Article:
Both ranges used the same pot and amount of water: A stainless steel stock pot with 1 1/4 gallons of water at tap temperature to start.

Range number one with the burner that cycles the complete element with the limiter took 50 (yes 50) minutes to get to a boil and it was not a rolling boil that I would dump pasta into. Using that same stove, we installed the older non-limiting burner in the same receptacle and replicated the weak boil in 17 minutes.

Range number two has a burner design that cycles one coil and leaves one on even when the limiter cycles. The same experiment with this range produced a similar weak boil at 25 minutes. At 30 minutes we finally had a boil that a person could do something with.

With regards to limiter temperature, range number two has the limiter temp printed on the burner: 374 degrees F. Range number one does not. I intend to do some checking to determine this temp.

Post# 1019145 , Reply# 20   12/26/2018 at 17:38 by luxflairguy (Wilmington NC)        

It took 50 minutes to get 5 quarts of water to a boil?  Will not buy a new coil top stove!

Post# 1019149 , Reply# 21   12/26/2018 at 19:13 by kb0nes (Burnsville, MN)        

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If this is true, it is ludicrous. That even makes the typical 10k BTU gas burner look fast.

Why not name the brands? If this really is a thing it should be exposed to the light of day.

Post# 1019151 , Reply# 22   12/26/2018 at 19:30 by deltablu (Eastern South Dakota)        

We've got a business to run. Chances are low, but I don't want to run the risk of a manufacturer deciding that something on the internet that's negative about them is a good reason to pull a product line. I saw what happened with Lorain.

Post# 1019152 , Reply# 23   12/26/2018 at 19:31 by appnut (TX)        
With those pathetic time to boil figures

appnut's profile picture
All the more reason for induction.

Do these limiter designs exist for electric flat-surface radiant stove models?

Post# 1019157 , Reply# 24   12/26/2018 at 21:39 by combo52 (Beltsville,Md)        
Surface element temperature limiting devices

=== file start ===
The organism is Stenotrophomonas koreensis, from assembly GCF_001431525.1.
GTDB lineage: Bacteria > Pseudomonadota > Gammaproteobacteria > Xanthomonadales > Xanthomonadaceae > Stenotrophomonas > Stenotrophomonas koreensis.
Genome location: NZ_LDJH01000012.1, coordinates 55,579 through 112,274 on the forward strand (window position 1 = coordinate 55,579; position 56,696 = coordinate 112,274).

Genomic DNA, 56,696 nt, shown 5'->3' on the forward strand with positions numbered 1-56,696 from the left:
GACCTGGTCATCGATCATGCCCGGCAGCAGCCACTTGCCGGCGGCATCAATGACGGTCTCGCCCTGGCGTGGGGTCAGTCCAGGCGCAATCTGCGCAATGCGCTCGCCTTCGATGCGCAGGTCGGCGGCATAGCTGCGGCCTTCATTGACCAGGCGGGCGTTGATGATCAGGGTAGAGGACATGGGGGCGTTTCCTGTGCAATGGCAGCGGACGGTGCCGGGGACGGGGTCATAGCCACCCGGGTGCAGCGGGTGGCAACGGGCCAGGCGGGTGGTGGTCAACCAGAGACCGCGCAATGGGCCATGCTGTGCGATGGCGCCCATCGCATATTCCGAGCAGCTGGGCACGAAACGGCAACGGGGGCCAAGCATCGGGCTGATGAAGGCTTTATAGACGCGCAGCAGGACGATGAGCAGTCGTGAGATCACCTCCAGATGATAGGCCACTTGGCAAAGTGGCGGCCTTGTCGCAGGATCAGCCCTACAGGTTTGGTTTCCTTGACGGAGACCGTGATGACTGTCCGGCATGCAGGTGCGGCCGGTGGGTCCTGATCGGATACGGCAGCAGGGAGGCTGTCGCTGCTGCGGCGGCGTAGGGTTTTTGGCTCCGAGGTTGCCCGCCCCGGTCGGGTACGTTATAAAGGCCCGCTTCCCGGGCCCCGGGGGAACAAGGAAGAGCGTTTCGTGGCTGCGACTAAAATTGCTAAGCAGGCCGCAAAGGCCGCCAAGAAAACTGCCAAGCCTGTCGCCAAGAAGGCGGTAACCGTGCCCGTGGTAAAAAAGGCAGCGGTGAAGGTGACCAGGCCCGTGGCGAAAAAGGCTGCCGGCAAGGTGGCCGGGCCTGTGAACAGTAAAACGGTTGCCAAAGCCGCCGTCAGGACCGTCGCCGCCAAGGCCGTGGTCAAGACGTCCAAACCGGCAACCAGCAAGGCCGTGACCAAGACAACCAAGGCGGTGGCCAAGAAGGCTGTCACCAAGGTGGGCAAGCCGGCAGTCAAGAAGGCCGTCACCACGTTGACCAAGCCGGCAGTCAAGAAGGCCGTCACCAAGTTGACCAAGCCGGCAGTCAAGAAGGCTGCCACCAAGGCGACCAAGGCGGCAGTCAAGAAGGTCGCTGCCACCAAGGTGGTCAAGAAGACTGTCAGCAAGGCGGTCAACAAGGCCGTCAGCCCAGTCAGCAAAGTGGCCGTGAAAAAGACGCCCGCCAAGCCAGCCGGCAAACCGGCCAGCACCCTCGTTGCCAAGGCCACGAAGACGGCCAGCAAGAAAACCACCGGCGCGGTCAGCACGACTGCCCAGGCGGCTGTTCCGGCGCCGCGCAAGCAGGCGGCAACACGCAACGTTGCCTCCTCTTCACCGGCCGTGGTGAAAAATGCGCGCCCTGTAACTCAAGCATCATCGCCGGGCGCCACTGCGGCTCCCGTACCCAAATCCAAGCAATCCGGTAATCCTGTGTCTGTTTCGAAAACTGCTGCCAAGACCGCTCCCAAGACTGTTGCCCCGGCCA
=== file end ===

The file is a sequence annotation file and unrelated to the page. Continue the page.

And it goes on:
combo52's profile picture

Hi Ken, the real question when you said it took an incredible 50 minutes to boil a pot of water is what kind of pan you were using ?


When using a coil type element to boil water on the high setting less than 10% of the element should turn red-hot [ none would be even better ]


It has always been true when using ANY type of electric surface element [ except induction ] you need an almost perfectly flat cooking pan that makes complete contact with the element.


Show us pictures of the actual test situation, I am sure that these new element limiters will not affect cooking times except in cases where people are using crappy cook-ware.


John L.

Post# 1019158 , Reply# 25   12/26/2018 at 22:08 by fan-of-fans (Florida)        

Noticed this week we need a new controller or two on the 1985 Hotpoint we have. One burner will boil and boil like nobody's business, but won't simmer. I think even if the controller is $50, it's worth fixing. It seems better built than anything in stores.

Post# 1019180 , Reply# 26   12/27/2018 at 09:08 by deltablu (Eastern South Dakota)        
Re: #24

I enclosed a pic of the 11" pot that we used. It absolutely is a cheap pot; that was kind of the point. We weren't doing this experiment to find out the best way to boil water. This is more a case of seeing what happens in the real world. If people who were using whatever quality cookware are going to have to buy better products to be able to boil water, that's something we need to know. It's going to be different trying to make these sales and may effect what type of range is sold. Bad pot or not, its telling to me that when the only change made is to switch out a limiter burner to a traditional burner (in the same range) the same amount of water in the same pot goes from 50 to 17 minutes.

I don't doubt your suggestion that a better pot will provide better results. But this appears to be another situation like we've seen many times in recent years in this industry where a product that was capable of doing a thing now has new restrictions to "make" it capable of doing that same thing.

So far, we've only sold two of the new limiter burner ranges. We've had complaints of increased time on both. The first customer ended up getting a full set of traditional burners and threw out the limiters. Mostly we're just looking for anyone else's history with them and changes with how they are sold.

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Post# 1019182 , Reply# 27   12/27/2018 at 09:12 by deltablu (Eastern South Dakota)        
Re: #23

This is information from an AHAM communication provided earlier this year to let us know what is coming: